As many who know me can attest — and many who do not can imagine — I lack even a rudimentary comprehension of economic theory, fiscal policy, or any other discipline associated with money. I’ve survived seventy-three-plus years on the good graces of friends, the sufferance of family, and an occasional smile from Fate.
I am not, however, unfamiliar with certain other features of societal interaction. I have encountered and — usually at some cost — have learned to recognize swindles, sleaze, and bullshit. So while I cannot analyze the what of our current crisis, I have some understanding of the who and the how and the why. Permit me to offer my observations.
I begin with examples. Let us — because the term is used even more commonly than it is misunderstood — call them metaphors. Two will be enough to make my argument.
Stop at a news stand. Hand the clerk a dollar, and receive, in return, a copy of the daily newspaper. The newspaper is real; it was on the shelf, and now it is in your hand. The dollar is real; it was in your pocket, and now it is in the cashbox.
Visit your friendly neighborhood magician. Ask him if he has a dollar. He will gesture hypnotically beside your head, seem to pull what seems to be a dollar bill from your ear, and seem to put it in his pocket. The dollar bill may or may not be real. It may or may not be in the magician’s pocket. It was never in your ear.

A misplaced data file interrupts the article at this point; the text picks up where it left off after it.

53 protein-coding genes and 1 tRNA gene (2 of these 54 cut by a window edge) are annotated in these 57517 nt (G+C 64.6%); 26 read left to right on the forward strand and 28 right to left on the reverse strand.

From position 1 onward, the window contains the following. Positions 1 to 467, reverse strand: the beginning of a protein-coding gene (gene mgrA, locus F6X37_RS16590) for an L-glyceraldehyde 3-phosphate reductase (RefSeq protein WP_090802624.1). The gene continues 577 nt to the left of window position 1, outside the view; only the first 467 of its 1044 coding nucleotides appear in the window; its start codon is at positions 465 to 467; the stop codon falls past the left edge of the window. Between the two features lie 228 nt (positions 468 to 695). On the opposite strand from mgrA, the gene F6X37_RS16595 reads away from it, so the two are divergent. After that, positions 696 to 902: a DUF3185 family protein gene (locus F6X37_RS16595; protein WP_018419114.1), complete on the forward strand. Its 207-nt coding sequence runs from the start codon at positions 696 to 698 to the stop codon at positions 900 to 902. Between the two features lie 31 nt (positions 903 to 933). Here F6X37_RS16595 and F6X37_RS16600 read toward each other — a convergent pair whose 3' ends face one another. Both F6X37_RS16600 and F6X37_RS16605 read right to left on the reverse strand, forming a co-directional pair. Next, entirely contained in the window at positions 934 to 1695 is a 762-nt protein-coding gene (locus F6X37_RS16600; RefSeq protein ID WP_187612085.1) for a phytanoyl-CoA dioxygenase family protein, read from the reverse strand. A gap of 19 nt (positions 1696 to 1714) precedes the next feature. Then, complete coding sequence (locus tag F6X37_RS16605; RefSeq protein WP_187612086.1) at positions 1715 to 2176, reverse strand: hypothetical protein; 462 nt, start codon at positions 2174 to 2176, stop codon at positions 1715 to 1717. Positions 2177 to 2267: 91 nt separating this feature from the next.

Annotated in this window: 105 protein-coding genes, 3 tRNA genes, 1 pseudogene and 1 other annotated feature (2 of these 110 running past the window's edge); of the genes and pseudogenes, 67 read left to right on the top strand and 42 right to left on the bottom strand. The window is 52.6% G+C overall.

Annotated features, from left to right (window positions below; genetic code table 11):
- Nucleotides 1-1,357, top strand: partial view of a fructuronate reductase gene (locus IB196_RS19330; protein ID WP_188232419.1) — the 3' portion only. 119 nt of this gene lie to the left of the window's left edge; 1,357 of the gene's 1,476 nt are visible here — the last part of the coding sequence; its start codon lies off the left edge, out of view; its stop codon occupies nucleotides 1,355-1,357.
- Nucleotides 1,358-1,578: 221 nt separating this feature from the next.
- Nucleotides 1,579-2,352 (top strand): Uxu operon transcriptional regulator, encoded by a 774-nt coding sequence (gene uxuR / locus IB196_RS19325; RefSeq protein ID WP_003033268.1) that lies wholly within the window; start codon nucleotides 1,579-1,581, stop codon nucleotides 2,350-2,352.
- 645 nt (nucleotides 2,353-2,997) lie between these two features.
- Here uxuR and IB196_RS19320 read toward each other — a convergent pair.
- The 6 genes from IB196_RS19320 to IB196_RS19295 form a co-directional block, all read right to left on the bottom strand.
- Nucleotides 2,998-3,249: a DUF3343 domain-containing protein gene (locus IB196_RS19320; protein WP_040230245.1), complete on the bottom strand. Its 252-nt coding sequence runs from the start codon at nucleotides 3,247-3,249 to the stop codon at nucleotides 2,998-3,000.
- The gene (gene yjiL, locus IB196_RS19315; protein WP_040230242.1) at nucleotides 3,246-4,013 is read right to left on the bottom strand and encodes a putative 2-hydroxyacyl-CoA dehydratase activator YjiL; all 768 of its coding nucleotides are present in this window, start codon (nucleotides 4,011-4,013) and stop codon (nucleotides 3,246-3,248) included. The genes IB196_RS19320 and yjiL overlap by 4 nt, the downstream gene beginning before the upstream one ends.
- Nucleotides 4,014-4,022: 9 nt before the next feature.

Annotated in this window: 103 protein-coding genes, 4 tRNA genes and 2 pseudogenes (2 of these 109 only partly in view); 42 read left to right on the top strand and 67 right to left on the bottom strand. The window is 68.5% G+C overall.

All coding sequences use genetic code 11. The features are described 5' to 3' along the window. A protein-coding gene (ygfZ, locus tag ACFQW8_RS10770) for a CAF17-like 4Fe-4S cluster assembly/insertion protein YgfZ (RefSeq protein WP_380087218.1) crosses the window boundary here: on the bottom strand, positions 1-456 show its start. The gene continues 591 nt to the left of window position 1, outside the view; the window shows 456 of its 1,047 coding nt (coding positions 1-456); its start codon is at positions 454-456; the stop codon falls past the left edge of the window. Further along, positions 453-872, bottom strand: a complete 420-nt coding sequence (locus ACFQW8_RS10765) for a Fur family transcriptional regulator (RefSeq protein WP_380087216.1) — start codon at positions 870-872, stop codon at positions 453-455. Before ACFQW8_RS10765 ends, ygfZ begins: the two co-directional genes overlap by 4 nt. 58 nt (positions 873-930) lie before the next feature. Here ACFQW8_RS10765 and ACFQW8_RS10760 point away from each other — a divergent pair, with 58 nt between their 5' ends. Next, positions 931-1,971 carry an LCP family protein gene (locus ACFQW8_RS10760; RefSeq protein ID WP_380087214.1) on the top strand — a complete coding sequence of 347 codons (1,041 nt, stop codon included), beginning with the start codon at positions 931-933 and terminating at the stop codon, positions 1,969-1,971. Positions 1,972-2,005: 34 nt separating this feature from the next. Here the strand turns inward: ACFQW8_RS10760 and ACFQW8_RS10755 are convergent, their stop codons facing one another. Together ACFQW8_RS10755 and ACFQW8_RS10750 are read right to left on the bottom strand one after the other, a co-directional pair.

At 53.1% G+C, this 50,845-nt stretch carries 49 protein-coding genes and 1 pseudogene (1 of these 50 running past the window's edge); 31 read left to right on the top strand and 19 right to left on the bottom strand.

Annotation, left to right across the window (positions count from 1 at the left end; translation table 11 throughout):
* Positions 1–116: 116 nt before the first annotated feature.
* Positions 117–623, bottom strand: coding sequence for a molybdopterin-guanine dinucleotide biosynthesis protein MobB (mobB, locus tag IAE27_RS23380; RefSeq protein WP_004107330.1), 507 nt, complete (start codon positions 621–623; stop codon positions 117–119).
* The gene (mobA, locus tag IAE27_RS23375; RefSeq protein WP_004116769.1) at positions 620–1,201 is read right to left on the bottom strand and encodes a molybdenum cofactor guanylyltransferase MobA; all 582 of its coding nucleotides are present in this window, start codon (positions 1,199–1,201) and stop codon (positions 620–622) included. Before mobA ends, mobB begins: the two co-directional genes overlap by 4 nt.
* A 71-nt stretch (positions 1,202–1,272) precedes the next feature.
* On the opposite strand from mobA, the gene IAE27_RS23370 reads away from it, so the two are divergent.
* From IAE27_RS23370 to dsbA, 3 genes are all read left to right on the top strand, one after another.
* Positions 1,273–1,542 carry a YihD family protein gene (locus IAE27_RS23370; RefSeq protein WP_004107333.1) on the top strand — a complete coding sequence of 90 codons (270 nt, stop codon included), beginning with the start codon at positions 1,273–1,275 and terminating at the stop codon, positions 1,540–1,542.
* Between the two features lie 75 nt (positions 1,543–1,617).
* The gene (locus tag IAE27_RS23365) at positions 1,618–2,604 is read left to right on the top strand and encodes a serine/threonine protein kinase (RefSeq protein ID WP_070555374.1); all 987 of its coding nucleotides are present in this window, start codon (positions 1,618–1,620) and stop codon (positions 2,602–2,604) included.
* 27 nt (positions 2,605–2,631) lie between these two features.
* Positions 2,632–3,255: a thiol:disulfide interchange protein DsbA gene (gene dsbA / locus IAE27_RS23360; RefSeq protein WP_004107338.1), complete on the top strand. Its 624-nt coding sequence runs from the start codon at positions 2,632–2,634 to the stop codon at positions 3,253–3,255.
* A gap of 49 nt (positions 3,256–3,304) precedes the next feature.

For the second example, I am indebted to history. This anecdote I heard attributed to Abraham Lincoln. I cannot vouch for its authenticity, but such attribution adds color to the narrative.
Q: If you call a dog’s tail a leg, how many legs does the dog have?
A: Four. Calling a tail a leg does not make it a leg. It is still a tail.
From such evidence as this, surely at least as reliable and valid as that presented by the various paper-shuffling con artists who precipitated our crisis, I conclude the following.
- Money which seems to appear from an improbable source probably came from someplace else.
- If its origin is uncertain, its present location may also be uncertain.
- It may never have been money in the first place.
- Calling a piece of paper a valuable asset does not establish or increase its value.
- Until proven otherwise, it is only a piece of paper.